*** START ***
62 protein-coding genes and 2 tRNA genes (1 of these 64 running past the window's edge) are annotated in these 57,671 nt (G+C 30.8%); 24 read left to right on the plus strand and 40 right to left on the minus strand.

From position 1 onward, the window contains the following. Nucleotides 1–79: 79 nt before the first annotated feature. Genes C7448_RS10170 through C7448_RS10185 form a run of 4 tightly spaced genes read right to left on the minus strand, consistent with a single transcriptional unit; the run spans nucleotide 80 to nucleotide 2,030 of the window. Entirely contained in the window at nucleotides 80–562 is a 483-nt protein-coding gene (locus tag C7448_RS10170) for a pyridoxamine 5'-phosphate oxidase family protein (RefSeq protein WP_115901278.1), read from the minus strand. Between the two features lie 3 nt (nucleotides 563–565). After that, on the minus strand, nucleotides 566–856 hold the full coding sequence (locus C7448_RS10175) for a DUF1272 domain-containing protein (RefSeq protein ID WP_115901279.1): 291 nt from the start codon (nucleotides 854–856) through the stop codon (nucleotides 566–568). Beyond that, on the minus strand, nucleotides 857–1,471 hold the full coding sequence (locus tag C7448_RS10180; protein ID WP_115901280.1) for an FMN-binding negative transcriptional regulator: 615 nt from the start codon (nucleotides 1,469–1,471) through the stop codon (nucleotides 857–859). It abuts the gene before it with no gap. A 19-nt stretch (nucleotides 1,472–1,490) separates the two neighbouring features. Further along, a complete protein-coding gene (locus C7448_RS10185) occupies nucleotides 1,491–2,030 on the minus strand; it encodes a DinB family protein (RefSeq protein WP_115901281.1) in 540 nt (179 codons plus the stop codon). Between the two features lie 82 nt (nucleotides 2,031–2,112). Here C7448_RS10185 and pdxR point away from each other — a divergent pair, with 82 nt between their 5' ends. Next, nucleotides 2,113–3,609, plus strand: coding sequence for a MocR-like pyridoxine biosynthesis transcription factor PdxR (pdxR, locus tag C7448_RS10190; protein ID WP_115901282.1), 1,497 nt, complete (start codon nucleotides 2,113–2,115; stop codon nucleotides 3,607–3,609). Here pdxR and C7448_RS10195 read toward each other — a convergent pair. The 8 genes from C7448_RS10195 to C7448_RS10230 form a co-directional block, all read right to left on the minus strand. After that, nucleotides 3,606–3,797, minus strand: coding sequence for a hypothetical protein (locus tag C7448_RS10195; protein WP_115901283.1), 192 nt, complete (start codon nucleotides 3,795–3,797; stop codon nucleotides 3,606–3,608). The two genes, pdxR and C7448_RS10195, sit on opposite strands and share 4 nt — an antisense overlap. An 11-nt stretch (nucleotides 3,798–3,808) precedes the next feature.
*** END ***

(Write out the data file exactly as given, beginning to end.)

62 protein-coding genes and 2 tRNA genes (1 of these 64 running past the window's edge) are annotated in these 57,671 nt (G+C 30.8%); 24 read left to right on the plus strand and 40 right to left on the minus strand.

From position 1 onward, the window contains the following. Nucleotides 1–79: 79 nt before the first annotated feature. Genes C7448_RS10170 through C7448_RS10185 form a run of 4 tightly spaced genes read right to left on the minus strand, consistent with a single transcriptional unit; the run spans nucleotide 80 to nucleotide 2,030 of the window. Entirely contained in the window at nucleotides 80–562 is a 483-nt protein-coding gene (locus tag C7448_RS10170) for a pyridoxamine 5'-phosphate oxidase family protein (RefSeq protein WP_115901278.1), read from the minus strand. Between the two features lie 3 nt (nucleotides 563–565). After that, on the minus strand, nucleotides 566–856 hold the full coding sequence (locus C7448_RS10175) for a DUF1272 domain-containing protein (RefSeq protein ID WP_115901279.1): 291 nt from the start codon (nucleotides 854–856) through the stop codon (nucleotides 566–568). Beyond that, on the minus strand, nucleotides 857–1,471 hold the full coding sequence (locus tag C7448_RS10180; protein ID WP_115901280.1) for an FMN-binding negative transcriptional regulator: 615 nt from the start codon (nucleotides 1,469–1,471) through the stop codon (nucleotides 857–859). It abuts the gene before it with no gap. A 19-nt stretch (nucleotides 1,472–1,490) separates the two neighbouring features. Further along, a complete protein-coding gene (locus C7448_RS10185) occupies nucleotides 1,491–2,030 on the minus strand; it encodes a DinB family protein (RefSeq protein WP_115901281.1) in 540 nt (179 codons plus the stop codon). Between the two features lie 82 nt (nucleotides 2,031–2,112). Here C7448_RS10185 and pdxR point away from each other — a divergent pair, with 82 nt between their 5' ends. Next, nucleotides 2,113–3,609, plus strand: coding sequence for a MocR-like pyridoxine biosynthesis transcription factor PdxR (pdxR, locus tag C7448_RS10190; protein ID WP_115901282.1), 1,497 nt, complete (start codon nucleotides 2,113–2,115; stop codon nucleotides 3,607–3,609). Here pdxR and C7448_RS10195 read toward each other — a convergent pair. The 8 genes from C7448_RS10195 to C7448_RS10230 form a co-directional block, all read right to left on the minus strand. After that, nucleotides 3,606–3,797, minus strand: coding sequence for a hypothetical protein (locus tag C7448_RS10195; protein WP_115901283.1), 192 nt, complete (start codon nucleotides 3,795–3,797; stop codon nucleotides 3,606–3,608). The two genes, pdxR and C7448_RS10195, sit on opposite strands and share 4 nt — an antisense overlap. An 11-nt stretch (nucleotides 3,798–3,808) precedes the next feature.